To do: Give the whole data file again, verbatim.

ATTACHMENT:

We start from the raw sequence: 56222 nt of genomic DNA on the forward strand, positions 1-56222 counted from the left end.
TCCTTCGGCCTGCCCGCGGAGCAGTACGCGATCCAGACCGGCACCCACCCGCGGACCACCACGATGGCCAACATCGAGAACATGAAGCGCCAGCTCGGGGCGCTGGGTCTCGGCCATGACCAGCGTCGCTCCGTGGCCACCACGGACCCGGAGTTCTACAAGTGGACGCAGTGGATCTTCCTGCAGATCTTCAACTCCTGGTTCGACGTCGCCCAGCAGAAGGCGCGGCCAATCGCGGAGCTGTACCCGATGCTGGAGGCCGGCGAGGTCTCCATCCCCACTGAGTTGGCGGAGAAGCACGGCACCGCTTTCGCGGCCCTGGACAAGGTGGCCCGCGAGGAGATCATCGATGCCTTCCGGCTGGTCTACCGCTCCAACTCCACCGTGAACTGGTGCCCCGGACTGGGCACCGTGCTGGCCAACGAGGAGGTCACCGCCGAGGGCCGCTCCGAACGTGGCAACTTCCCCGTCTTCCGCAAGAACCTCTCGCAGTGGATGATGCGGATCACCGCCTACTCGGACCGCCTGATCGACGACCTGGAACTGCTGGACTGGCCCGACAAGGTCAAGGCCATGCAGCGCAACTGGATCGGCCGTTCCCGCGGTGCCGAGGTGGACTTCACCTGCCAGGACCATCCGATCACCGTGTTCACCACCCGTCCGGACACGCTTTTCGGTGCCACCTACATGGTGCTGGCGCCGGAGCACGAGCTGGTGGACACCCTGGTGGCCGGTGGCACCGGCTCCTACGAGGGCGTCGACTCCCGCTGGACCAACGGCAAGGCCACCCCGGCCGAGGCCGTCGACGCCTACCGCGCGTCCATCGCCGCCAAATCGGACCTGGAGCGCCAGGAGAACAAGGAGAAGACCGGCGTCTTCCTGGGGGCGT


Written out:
We start from the raw sequence: 56222 nt of genomic DNA on the forward strand, positions 1-56222 counted from the left end.
TCCTTCGGCCTGCCCGCGGAGCAGTACGCGATCCAGACCGGCACCCACCCGCGGACCACCACGATGGCCAACATCGAGAACATGAAGCGCCAGCTCGGGGCGCTGGGTCTCGGCCATGACCAGCGTCGCTCCGTGGCCACCACGGACCCGGAGTTCTACAAGTGGACGCAGTGGATCTTCCTGCAGATCTTCAACTCCTGGTTCGACGTCGCCCAGCAGAAGGCGCGGCCAATCGCGGAGCTGTACCCGATGCTGGAGGCCGGCGAGGTCTCCATCCCCACTGAGTTGGCGGAGAAGCACGGCACCGCTTTCGCGGCCCTGGACAAGGTGGCCCGCGAGGAGATCATCGATGCCTTCCGGCTGGTCTACCGCTCCAACTCCACCGTGAACTGGTGCCCCGGACTGGGCACCGTGCTGGCCAACGAGGAGGTCACCGCCGAGGGCCGCTCCGAACGTGGCAACTTCCCCGTCTTCCGCAAGAACCTCTCGCAGTGGATGATGCGGATCACCGCCTACTCGGACCGCCTGATCGACGACCTGGAACTGCTGGACTGGCCCGACAAGGTCAAGGCCATGCAGCGCAACTGGATCGGCCGTTCCCGCGGTGCCGAGGTGGACTTCACCTGCCAGGACCATCCGATCACCGTGTTCACCACCCGTCCGGACACGCTTTTCGGTGCCACCTACATGGTGCTGGCGCCGGAGCACGAGCTGGTGGACACCCTGGTGGCCGGTGGCACCGGCTCCTACGAGGGCGTCGACTCCCGCTGGACCAACGGCAAGGCCACCCCGGCCGAGGCCGTCGACGCCTACCGCGCGTCCATCGCCGCCAAATCGGACCTGGAGCGCCAGGAGAACAAGGAGAAGACCGGCGTCTTCCTGGGGGCGT